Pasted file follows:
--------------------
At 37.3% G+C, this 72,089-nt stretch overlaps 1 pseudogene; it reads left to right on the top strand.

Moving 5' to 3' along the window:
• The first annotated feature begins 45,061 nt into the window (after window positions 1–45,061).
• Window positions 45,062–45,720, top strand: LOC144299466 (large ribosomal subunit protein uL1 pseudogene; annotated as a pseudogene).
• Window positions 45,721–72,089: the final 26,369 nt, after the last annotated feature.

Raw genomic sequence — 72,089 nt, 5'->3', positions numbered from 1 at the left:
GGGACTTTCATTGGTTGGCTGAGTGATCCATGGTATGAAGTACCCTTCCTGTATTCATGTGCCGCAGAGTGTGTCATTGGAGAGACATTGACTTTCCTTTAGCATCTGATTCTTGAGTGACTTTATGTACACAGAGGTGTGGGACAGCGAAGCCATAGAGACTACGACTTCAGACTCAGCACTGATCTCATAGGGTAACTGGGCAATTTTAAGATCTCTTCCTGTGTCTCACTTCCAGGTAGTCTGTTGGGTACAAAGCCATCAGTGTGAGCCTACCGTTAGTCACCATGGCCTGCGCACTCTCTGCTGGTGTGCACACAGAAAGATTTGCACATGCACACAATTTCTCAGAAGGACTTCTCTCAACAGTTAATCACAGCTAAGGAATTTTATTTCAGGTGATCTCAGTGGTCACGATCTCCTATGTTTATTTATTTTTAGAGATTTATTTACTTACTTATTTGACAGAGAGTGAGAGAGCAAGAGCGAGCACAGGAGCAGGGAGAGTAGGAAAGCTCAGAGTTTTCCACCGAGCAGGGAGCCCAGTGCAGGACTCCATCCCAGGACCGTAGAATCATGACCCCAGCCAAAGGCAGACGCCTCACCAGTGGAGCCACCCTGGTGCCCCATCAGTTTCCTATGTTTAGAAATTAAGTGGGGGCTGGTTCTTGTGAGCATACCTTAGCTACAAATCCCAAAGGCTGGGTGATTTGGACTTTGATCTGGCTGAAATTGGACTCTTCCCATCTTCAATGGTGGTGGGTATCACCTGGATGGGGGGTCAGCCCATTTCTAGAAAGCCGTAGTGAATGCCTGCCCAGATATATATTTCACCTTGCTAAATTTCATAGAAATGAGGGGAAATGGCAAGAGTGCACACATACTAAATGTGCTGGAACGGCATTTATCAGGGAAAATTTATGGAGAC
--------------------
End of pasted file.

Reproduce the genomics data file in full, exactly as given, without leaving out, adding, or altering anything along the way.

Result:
At 37.3% G+C, this 72,089-nt stretch overlaps 1 pseudogene; it reads left to right on the top strand.

Moving 5' to 3' along the window:
• The first annotated feature begins 45,061 nt into the window (after window positions 1–45,061).
• Window positions 45,062–45,720, top strand: LOC144299466 (large ribosomal subunit protein uL1 pseudogene; annotated as a pseudogene).
• Window positions 45,721–72,089: the final 26,369 nt, after the last annotated feature.

Raw genomic sequence — 72,089 nt, 5'->3', positions numbered from 1 at the left:
GGGACTTTCATTGGTTGGCTGAGTGATCCATGGTATGAAGTACCCTTCCTGTATTCATGTGCCGCAGAGTGTGTCATTGGAGAGACATTGACTTTCCTTTAGCATCTGATTCTTGAGTGACTTTATGTACACAGAGGTGTGGGACAGCGAAGCCATAGAGACTACGACTTCAGACTCAGCACTGATCTCATAGGGTAACTGGGCAATTTTAAGATCTCTTCCTGTGTCTCACTTCCAGGTAGTCTGTTGGGTACAAAGCCATCAGTGTGAGCCTACCGTTAGTCACCATGGCCTGCGCACTCTCTGCTGGTGTGCACACAGAAAGATTTGCACATGCACACAATTTCTCAGAAGGACTTCTCTCAACAGTTAATCACAGCTAAGGAATTTTATTTCAGGTGATCTCAGTGGTCACGATCTCCTATGTTTATTTATTTTTAGAGATTTATTTACTTACTTATTTGACAGAGAGTGAGAGAGCAAGAGCGAGCACAGGAGCAGGGAGAGTAGGAAAGCTCAGAGTTTTCCACCGAGCAGGGAGCCCAGTGCAGGACTCCATCCCAGGACCGTAGAATCATGACCCCAGCCAAAGGCAGACGCCTCACCAGTGGAGCCACCCTGGTGCCCCATCAGTTTCCTATGTTTAGAAATTAAGTGGGGGCTGGTTCTTGTGAGCATACCTTAGCTACAAATCCCAAAGGCTGGGTGATTTGGACTTTGATCTGGCTGAAATTGGACTCTTCCCATCTTCAATGGTGGTGGGTATCACCTGGATGGGGGGTCAGCCCATTTCTAGAAAGCCGTAGTGAATGCCTGCCCAGATATATATTTCACCTTGCTAAATTTCATAGAAATGAGGGGAAATGGCAAGAGTGCACACATACTAAATGTGCTGGAACGGCATTTATCAGGGAAAATTTATGGAGAC